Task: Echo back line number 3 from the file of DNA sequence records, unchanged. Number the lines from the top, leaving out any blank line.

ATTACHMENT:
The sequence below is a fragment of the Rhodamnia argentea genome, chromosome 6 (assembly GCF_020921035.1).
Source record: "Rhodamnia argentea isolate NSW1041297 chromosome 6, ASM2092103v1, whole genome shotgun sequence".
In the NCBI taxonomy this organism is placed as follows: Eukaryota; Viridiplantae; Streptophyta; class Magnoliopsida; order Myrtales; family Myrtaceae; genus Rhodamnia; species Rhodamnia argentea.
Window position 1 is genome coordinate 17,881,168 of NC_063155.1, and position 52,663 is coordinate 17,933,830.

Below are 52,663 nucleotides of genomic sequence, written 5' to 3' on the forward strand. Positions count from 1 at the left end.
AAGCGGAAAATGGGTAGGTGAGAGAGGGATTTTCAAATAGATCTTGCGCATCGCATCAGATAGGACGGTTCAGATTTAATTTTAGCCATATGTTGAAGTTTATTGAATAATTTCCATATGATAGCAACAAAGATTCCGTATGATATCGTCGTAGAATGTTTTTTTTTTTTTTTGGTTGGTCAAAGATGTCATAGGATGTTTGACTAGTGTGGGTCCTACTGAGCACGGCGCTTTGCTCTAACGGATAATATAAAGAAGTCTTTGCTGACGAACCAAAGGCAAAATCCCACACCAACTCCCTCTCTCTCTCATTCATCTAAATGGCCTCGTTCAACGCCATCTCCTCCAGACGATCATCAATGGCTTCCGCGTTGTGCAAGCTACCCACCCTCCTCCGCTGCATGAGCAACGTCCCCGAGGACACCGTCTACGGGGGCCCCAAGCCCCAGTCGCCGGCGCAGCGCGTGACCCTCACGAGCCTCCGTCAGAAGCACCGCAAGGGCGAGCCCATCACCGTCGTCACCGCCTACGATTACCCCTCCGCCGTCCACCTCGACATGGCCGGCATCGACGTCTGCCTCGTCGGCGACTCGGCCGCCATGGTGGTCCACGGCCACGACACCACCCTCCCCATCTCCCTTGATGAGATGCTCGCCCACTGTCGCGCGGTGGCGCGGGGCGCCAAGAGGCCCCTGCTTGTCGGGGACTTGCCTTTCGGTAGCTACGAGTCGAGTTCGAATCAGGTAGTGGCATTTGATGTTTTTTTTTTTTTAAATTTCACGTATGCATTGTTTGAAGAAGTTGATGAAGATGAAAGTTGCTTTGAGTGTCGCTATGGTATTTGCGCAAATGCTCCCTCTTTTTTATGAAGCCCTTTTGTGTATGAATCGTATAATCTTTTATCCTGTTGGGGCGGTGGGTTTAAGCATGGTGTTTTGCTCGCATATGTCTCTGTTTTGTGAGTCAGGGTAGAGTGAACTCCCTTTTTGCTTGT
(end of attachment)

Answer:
In the NCBI taxonomy this organism is placed as follows: Eukaryota; Viridiplantae; Streptophyta; class Magnoliopsida; order Myrtales; family Myrtaceae; genus Rhodamnia; species Rhodamnia argentea.